War and humanity produce enduring narratives and themes, an example of a such theme is brutality, which captures both. Brutality refers to barbaric evil and is explored to extent in texts including Apocalypse Now and Mametz Wood.
Despite differing textual forms, both ‘Apocalypse Now’ and ‘Mametz Wood’ portray brutality as an inappropriate, ageless addiction and the medium for war. This idea is central in my visual representation. The representation depicts a gun – a metaphor for brutality- growing onto its handler. This represents brutality’s addictive nature. A bullet is shown leaving the gun, representing brutality as the medium for war similar to the relationship between guns and bullets.
Apocalypse Now – released in 1979 – was directed by Francis Ford Coppola. It takes place in 1969, during the Vietnam War. The film follows the brutal journey of a military captain (played by Martin Sheen) through Vietnam and Cambodia to find a missing Colonel.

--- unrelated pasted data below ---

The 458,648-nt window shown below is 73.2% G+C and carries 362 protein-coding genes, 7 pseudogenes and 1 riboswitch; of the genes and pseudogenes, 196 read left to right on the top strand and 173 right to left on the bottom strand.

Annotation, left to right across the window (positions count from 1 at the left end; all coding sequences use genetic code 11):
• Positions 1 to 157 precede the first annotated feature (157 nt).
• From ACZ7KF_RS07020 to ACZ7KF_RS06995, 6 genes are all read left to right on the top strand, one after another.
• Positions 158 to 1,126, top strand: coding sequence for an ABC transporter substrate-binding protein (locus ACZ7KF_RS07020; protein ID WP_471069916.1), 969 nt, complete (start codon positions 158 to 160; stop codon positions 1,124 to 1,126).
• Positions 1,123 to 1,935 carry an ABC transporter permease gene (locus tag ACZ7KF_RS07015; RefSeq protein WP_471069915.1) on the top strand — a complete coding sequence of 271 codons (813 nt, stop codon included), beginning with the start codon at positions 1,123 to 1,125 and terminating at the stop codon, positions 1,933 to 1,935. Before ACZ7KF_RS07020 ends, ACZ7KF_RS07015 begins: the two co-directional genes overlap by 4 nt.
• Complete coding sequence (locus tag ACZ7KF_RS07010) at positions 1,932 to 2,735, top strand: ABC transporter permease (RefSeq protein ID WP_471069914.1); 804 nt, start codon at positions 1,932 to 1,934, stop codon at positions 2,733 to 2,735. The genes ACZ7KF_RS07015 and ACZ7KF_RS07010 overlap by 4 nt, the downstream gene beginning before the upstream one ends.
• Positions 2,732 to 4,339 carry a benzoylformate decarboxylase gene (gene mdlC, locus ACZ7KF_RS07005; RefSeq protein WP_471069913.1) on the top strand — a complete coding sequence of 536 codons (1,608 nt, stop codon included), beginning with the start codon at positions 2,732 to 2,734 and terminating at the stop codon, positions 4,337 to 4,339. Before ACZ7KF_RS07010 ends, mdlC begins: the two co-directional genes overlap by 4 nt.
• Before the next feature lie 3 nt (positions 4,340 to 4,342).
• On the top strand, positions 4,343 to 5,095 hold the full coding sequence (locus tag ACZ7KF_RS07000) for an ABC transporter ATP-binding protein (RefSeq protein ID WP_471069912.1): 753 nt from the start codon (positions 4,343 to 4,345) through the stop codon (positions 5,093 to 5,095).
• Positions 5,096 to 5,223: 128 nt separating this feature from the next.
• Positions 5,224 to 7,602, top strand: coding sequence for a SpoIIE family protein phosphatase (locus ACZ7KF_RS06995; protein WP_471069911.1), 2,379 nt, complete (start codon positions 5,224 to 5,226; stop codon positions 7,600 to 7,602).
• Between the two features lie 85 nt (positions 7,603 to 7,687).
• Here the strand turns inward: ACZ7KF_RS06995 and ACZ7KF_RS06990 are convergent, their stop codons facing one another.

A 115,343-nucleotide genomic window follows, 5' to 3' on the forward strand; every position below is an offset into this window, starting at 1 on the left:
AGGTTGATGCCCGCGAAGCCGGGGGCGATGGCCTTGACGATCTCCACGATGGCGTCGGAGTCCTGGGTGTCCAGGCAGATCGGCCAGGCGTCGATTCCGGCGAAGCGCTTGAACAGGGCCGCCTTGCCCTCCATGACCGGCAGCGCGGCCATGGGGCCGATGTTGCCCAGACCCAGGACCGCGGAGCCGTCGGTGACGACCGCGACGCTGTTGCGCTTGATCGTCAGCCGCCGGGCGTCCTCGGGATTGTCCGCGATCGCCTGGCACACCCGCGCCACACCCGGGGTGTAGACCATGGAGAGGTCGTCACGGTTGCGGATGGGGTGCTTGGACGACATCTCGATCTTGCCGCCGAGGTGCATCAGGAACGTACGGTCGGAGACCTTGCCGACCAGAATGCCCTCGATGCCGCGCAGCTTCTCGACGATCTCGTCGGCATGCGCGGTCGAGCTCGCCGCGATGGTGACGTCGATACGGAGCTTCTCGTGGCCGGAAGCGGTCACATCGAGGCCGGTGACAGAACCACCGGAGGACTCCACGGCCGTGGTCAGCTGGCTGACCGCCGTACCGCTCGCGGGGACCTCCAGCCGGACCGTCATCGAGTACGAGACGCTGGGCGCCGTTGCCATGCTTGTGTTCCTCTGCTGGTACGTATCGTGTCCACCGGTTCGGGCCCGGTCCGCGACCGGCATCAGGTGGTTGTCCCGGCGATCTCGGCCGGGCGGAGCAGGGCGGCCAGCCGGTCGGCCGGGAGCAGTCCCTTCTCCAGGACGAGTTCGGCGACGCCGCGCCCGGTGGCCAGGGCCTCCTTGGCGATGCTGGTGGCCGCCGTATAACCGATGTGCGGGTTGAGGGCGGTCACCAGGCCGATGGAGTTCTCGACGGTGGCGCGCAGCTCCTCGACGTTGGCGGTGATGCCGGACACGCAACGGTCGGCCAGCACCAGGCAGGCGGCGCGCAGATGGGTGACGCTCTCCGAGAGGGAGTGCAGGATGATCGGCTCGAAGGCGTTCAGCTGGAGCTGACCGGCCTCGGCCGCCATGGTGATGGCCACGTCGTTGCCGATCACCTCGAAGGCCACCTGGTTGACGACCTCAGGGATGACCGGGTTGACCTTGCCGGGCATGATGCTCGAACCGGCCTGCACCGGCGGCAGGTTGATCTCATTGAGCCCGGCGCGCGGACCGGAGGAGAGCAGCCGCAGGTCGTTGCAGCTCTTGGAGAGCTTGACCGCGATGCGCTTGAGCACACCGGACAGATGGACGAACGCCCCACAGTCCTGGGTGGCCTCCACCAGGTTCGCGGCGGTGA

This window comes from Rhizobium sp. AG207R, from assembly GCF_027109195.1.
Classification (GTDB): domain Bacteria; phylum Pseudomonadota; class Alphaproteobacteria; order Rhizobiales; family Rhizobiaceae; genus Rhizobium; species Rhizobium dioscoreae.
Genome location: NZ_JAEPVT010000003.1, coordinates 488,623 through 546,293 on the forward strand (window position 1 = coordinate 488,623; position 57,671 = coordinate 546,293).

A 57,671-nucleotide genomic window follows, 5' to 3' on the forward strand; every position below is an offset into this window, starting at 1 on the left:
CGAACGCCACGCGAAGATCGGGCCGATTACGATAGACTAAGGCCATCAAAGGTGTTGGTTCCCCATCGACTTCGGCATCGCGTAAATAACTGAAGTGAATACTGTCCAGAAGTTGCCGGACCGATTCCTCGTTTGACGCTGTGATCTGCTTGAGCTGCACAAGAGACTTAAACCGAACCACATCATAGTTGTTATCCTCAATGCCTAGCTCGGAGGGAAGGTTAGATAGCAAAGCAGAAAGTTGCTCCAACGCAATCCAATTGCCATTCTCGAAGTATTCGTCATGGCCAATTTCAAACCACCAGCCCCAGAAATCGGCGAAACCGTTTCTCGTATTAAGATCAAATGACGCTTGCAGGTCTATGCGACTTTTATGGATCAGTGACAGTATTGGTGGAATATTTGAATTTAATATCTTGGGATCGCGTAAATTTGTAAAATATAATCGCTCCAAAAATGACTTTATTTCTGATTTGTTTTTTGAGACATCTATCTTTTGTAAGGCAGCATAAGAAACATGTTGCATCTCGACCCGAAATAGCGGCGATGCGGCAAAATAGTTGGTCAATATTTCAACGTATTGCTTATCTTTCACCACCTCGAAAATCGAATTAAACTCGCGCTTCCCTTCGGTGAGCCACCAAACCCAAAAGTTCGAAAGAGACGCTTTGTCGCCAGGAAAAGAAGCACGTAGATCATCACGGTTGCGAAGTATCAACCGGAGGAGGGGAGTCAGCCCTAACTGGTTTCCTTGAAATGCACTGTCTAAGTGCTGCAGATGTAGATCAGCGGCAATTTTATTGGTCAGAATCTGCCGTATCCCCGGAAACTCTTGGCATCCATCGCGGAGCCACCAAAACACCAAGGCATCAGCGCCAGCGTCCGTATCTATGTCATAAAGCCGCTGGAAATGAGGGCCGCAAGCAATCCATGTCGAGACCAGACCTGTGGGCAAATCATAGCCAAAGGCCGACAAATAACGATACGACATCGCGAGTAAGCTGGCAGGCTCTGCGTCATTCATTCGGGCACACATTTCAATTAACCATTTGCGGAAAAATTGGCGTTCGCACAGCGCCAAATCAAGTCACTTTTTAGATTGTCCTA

Mametz Wood is a poem composed Owen Sheers, released in 2005. It references the 1916 battle of Somme which was part of World War 1. It was a brutal battle, seeing over 24 000 English and Welsh soldiers die fighting the Germans. It portrays the long-term effects of brutality.
A mentionable point in Apocalypse Now is; where the film lacks factual evidence and accuracy relative to the war, it makes up for through the portrayal of psychological effects on soldiers.
The film opens with an aerial shot of a jungle. There is no visible activity beside streams of smoke and distant helicopters. This portrays underlying threat and creates anticipation amongst audiences. Suddenly, the frame is set ablaze. The excessiveness overwhelming viewers, the transition highlights the lack of provocation. Furthermore, this attack is never given context, conveying the overall irrelevance of violence, detaching it from meaning.
This scene demonstrates the preoccupation with destruction outweighing military obligation, portraying the napalming as nothing more than excessive military brutality. Excessive that it breaks traditional systems of order, rationality and restraint, trading them for unbridled chaos. The scene conveys the addiction to violence present in war.